My blog was born from a mother's perspective of an emotional month that included one son's deployment to Afghanistan followed by the other son's wedding. It is a way to honor those who have served, those who have fallen, and to keep the effects of war and other military-related human interest issues in the public eye.
Everyone -- soldiers, families, and friends alike -- knows going into a deployment that there are great risks to the soldier. There are physical risks, psychological risks, and risks of fatality, as well as others I'm probably not even aware of as a mother. As much as one prays for it not to happen, it does. It's inevitable.
Almost all Americans have become complacent. We've become disconnected from both wars -- immune to the casualty reports, if and when they ever get reported in a public forum. That's one of the most important missions I have with the blog, to help people put a face on the war, to help people develop a personal connection, and to help people understand through Tyler's and my eyes what soldiers and their families experience.
Spc. Brent Maher
Two Iowa families dealt with the ultimate sacrifice this week. First, we learned on Tuesday about the death of Spc. Brent Maher from Council Bluffs who was serving with the 1-168th Infantry Regiment, Iowa National Guard. Spc. Maher died April 11 in Paktia province, Afghanistan, of injuries sustained when enemy forces attacked his own unit with an improvised explosive device. I learned of his death through my nephew, Gabe, who had served with Spc. Maher. Gabe spoke very highly of him and shared with me a photo of Spc. Maher carrying Gabe on his shoulders. Gabe's comment indicated that Spc. Maher was a very strong soldier who served his country in an exemplary way. As a mother of a soldier, of course the death of any soldier hits home, but it becomes even more meaningful when it affects those you love.
As an aside, yesterday (April 13) was my birthday. It was a great birthday with the only thing missing being my older son, Tyler, 27, serving with the 1-133rd, Iowa National Guard, in Afghanistan. We are able to chat nearly every day on Facebook which relieves my angst. I was delighted earlier in the week when he called, something that rarely happens. So I didn't give it a lot of thought when we didn't connect at all on my birthday, but it did register with me that he hadn't posted anything on Facebook either. Just before going to sleep late last night I noticed that he wished me happy birthday on my Facebook wall and he apologized for not sending birthday wishes earlier because they hadn't had internet access. And he phoned Thursday morning (April 14) and woke me up at 6 AM to give me official birthday wishes. It was in retrospect this afternoon that I realized he hadn't had internet yesterday because all communications cease (internet and phone) upon word of a casualty. They do this to avoid rumors spreading like wildfire and to ensure that the family is appropriately notified in the official manner and not from other soldiers, families, or the media.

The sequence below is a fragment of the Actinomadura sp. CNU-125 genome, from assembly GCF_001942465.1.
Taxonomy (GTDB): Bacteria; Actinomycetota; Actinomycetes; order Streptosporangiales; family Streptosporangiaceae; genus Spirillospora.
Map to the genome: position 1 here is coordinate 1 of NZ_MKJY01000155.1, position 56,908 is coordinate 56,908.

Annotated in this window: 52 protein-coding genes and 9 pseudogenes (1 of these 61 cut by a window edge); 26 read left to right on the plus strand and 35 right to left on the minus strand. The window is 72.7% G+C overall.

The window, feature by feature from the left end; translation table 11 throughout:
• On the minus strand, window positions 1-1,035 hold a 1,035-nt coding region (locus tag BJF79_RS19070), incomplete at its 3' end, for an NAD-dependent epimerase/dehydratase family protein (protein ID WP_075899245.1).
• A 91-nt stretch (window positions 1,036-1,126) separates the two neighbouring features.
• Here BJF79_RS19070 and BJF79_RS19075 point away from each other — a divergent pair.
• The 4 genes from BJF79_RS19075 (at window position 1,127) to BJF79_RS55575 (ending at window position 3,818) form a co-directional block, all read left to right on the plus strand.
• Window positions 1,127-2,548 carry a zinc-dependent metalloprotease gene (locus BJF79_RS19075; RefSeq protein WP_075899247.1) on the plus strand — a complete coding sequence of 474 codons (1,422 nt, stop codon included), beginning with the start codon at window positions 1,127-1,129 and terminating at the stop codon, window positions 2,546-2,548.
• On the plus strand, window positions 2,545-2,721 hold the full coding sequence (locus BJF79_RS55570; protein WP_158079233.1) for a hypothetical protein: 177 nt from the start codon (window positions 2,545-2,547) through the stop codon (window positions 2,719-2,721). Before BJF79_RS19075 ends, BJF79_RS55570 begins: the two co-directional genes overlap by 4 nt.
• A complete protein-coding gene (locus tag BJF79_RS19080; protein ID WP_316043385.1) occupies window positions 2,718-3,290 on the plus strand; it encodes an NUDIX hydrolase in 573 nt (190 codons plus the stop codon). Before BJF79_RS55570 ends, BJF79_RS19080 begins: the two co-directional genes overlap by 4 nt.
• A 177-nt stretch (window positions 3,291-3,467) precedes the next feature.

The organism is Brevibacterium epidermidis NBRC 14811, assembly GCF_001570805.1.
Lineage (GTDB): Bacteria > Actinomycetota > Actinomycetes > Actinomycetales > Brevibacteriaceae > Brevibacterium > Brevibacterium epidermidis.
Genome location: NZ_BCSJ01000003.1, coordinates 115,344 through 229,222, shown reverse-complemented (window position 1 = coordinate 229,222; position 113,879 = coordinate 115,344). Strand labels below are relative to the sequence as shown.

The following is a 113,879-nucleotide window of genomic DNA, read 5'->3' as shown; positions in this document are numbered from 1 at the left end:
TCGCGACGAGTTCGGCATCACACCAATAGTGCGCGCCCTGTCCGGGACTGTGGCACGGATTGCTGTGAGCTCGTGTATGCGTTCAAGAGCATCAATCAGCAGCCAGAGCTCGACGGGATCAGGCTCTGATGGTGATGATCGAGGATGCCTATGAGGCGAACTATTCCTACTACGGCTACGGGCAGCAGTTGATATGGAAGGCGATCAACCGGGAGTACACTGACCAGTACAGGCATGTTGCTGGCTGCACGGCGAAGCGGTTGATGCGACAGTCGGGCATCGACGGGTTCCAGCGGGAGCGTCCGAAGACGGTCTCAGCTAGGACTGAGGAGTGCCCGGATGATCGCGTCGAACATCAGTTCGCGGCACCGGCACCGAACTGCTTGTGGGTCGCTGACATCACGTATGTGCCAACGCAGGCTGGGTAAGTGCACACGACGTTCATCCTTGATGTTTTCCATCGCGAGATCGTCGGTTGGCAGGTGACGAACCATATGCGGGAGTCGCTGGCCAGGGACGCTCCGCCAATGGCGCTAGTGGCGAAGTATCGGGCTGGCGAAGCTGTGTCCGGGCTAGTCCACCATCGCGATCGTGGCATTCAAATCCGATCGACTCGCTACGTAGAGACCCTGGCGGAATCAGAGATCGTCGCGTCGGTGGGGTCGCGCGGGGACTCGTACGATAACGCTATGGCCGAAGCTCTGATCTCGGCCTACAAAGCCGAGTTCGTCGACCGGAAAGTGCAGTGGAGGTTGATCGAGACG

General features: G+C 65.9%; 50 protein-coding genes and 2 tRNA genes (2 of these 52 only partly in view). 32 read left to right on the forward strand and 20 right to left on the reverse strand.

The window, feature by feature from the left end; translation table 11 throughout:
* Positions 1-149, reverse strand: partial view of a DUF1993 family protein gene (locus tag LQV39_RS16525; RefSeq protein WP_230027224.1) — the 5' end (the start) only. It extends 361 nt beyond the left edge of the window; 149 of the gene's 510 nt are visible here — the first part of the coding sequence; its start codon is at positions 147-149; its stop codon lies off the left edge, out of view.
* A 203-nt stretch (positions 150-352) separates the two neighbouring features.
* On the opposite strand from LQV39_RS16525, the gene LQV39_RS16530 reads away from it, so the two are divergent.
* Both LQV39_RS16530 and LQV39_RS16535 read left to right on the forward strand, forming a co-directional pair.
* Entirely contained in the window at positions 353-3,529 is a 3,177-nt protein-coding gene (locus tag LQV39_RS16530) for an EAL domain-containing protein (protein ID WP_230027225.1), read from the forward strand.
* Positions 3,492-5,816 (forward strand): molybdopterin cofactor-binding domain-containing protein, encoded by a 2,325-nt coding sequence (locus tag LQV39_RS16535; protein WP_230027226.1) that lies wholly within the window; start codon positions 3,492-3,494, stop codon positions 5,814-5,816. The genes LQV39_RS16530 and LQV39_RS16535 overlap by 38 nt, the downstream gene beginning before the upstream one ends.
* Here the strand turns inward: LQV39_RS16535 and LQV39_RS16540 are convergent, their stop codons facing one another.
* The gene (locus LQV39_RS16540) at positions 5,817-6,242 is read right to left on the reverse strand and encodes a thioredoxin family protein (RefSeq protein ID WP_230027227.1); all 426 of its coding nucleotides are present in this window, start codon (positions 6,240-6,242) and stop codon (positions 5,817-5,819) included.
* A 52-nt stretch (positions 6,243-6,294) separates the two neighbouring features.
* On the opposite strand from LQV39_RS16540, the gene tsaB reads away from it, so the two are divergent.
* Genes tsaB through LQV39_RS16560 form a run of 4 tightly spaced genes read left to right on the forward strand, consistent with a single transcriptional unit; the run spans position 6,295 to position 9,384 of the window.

This morning just before noon, I saw a "breaking news" article posted on the Des Moines Register website that Iowa had lost yet another soldier. It's a punch-in-the-gut feeling as a parent to receive first word of an Iowa casualty. It's that immediate inspiration of breath, holding it until you know it's not your child, and then breathing a sigh of relief when it's not. The parents of Spc. Donald Nichols from Shell Rock, Iowa, didn't get to breathe that sigh of relief today.
Spc. Donald Nichols
As I was eating my lunch in my office today shortly after reading the article, my cell phone rang, about which normally I give little thought. But today, the name on the caller ID was the leader of the Family Readiness Group (FRG). I knew this would not be good news. The phone tree had not been activated during this deployment thus far so this was my first experience. The caller introduced herself in a polite yet regimented way and read the carefully prepared script. She informed me that there had been a death in our unit, the 1-133rd, and that she was calling to let me know and that the soldier was not my son. While so very thankful my son was fine. my heart ached for the parents of Spc. Donald Nichols. Spc. Nichols died in Laghman province, Afghanistan, of wounds suffered when insurgents attacked his unit using an improvised explosive device.
I'm sure many people think that the parents of deployed soldiers shed tears often. Really we don't. We do worry, wish, hope, dwell, anticipate, wait, and most of all pray that our children return home safely in body, mind, and spirit. We move from one day to the next by dealing with emotions as we must, most often "brushing them under the rug" so we can go to work, interact with others, and complete our daily tasks. But today, I hung up the phone and I cried. I cried because the phone call made it real. Very real -- real in the sense that our children there are all vulnerable and never safe. I cried for Spc. Nichols and his parents and I cannot begin to comprehend their experience.
If you're reading my post, I ask you to consider my mission, that is to help put a face on the war. Imagine yourself in the shoes of a parent, sister, brother, or child of a fallen soldier. Remember them. Thank them. And embrace them when they come home.
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The Iowa Troop Pantry is holding a benefit for the families of both soldiers on Friday, April 15, at the Fish Fry at Regina High School in Iowa City from 5-7 PM. Donations and letters to the families are being accepted at the benefit. To contribute, drop off at the ITP Bake Sale Friday during the Regina Fish Fry or mail to Iowa Troop Pantry PO Box 3032 Iowa City, Iowa 52240.